REVIEW: The Happytime Murders

August 27, 2018

Director: Brian Henson
Screenplay: Todd Berger
Starring: Melissa McCarthy, Bill Barretta, Maya Rudolph, Joel McHale, Elizabeth Banks
Runtime: 91 Minutes




The main selling gimmick behind The Happytime Murders has been a fairly obvious one-note gag; the sight of otherwise child-friendly Jim Henson puppet designs saying and doing incredibly crass and vulgar things including sex, drug use and profanity in the context of a black comedy crime storyline pitched exclusively at adults.


This isn’t the first time something like this has been attempted as a means of perverting otherwise friendly beacons of family-friendly entertainment for the sake of comedy. Peter Jackson’s Meet the Feebles back in 1989 provided a similar service, but it’s lower rent scale and grungy aesthetic were in service of subverting the images of cuddly reinforcers of positivity in the aid of satire.


The Happytime Murders doesn’t really seem to be aiming for even those admittedly simple standards. In fact, the worst thing to be said of this latest Henson production is that beyond how oddly cheap and empty the film looks overall, it’s not really using its unique premise to say anything regarding its setup. That being that anthropomorphic puppets in this version of contemporary Los Angeles are considered second class citizens and entertainers when compared to human counterparts.


But it isn’t concerned with worldbuilding, or commentary, or much of anything to say really about the state of the real world or trying to make it about something more by playing with the tropes of the genre (the master of this continues to be Who Framed Roger Rabbit?). Instead, what we get here is an R-rated buddy comedy co-starring Melissa McCarthy that feels more in line with recent comedy exercises like Spy that happens to be using this setting.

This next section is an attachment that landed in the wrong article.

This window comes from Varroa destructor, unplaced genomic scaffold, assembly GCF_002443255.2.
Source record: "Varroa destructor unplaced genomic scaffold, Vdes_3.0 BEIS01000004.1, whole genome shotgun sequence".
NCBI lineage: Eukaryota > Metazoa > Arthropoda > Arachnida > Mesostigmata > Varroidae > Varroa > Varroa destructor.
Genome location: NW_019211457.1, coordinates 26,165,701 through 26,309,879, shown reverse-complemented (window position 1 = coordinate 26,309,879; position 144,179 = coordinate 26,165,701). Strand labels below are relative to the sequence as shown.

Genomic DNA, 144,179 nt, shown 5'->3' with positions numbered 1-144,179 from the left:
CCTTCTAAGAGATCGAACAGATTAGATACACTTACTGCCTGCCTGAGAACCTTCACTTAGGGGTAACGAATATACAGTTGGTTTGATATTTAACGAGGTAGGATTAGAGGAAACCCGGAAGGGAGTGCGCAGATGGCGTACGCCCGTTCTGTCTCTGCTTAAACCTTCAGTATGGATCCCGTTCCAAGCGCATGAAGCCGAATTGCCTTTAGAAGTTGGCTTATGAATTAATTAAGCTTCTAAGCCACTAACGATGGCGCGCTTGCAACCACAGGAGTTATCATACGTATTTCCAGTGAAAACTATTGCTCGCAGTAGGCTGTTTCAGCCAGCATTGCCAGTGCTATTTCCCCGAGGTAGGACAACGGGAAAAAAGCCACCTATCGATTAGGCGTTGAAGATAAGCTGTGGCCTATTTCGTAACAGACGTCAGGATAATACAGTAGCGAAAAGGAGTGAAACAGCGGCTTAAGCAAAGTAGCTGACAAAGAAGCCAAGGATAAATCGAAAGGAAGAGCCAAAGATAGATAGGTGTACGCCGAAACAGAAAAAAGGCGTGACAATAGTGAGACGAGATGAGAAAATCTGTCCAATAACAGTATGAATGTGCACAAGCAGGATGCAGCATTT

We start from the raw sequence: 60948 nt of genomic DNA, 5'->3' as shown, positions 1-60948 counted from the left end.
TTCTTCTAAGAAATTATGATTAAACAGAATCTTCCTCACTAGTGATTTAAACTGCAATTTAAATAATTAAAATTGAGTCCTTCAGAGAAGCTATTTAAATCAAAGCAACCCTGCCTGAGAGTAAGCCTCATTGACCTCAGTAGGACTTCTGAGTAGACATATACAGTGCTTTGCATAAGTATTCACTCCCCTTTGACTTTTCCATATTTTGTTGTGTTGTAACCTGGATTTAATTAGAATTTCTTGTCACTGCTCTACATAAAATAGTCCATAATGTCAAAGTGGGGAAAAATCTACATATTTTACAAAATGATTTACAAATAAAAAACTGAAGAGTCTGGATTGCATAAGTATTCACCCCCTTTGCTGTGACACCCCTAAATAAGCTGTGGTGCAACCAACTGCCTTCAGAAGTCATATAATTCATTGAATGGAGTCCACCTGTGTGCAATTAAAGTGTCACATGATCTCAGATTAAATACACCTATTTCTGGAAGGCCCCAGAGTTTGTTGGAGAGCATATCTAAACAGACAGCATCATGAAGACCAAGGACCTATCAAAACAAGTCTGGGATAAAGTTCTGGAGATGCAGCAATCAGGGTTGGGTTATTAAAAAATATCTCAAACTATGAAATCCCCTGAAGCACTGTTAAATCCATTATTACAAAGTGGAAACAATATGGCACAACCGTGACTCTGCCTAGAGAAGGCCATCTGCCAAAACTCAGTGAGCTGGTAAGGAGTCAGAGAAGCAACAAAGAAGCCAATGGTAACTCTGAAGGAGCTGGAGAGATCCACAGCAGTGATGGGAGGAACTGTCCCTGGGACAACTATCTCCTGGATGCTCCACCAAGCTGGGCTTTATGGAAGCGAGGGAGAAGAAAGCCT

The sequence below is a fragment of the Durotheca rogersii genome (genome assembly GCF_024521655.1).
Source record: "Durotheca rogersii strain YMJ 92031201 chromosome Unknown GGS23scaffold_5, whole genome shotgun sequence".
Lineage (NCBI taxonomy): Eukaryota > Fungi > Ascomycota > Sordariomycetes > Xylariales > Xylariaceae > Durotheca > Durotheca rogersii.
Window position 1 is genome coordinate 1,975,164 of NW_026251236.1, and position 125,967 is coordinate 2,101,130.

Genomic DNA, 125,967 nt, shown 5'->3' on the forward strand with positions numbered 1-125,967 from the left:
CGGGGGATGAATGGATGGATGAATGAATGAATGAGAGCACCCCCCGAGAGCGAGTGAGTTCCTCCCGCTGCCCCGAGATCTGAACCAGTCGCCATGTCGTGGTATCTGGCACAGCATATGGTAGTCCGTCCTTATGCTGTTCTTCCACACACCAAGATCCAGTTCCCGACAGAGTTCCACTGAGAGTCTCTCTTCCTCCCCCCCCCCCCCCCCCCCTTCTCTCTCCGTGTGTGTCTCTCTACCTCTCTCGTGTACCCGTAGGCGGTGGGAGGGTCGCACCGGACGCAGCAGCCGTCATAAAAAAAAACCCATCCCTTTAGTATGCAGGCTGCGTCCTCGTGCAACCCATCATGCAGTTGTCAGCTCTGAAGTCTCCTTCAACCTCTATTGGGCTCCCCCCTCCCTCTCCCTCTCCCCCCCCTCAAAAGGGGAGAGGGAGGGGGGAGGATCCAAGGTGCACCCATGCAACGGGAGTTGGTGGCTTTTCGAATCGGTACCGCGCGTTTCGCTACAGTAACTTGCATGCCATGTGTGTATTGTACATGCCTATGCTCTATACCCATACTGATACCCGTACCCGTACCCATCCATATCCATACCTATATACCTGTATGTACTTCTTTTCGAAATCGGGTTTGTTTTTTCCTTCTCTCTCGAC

On those parameters, it kind of holds together for the most part while being mostly disposable from a narrative perspective, where the joint police force must solve a recent murder spree of retired sitcom stars from a show called “The Happytime Gang”, a popular puppet sitcom from the 90s that was due to go into syndication (strangely prescient but never commented on).


Almost all of the humour is derived from that which was stated up front by the marketing, watching otherwise harmless looking felt puppets saying and doing naughty and gross things. They really go all out on the pitch at points, even venturing into the strange world of puppet on human pornography in one strange sequence. So the viewer's tolerance for the film will entirely depend on whether or not they will be able to take this as the only thing it’s offering – if you didn’t like the look of it from the trailers, you probably shouldn’t bother.


The two lead characters work even if they aren’t particularly deep or involving. Bill Barretta is good as Phil Philips, a disgraced ex-cop who is now a private investigator, and was the first puppet to become a police officer, but was fired from the force when he failed to take out another puppet assailant. McCarthy as Detective Connie Edwards is as loud and motormouthed as she’s ever been, but it’s unfortunate that a majority of the gags involving her end up boiling down the various characters misidentifying her as a man which is just never, ever as funny as the film thinks it is.


But much of the film lives and dies on the shoulders of director Brian Henson. This is his first major feature film since Muppet Treasure Island over two decades ago, and while the puppetry and voice work from the cast and crew is excellently handled at points by these trained professionals, his manner of staging and lighting leaves everything in frame feeling oddly empty and sterile even in interior locations where these elements can be most controlled.


The Happytime Murders isn’t going to please those who were already rolling their eyes at the premise or promotional material, and it feels like something cut down into nothing but the gags that worked for test audiences and little more has made it through. But if you’re able to get on board with it’s gross-out angle and approach then you might find enjoyment in it, even while pining for it to be something more than it is.


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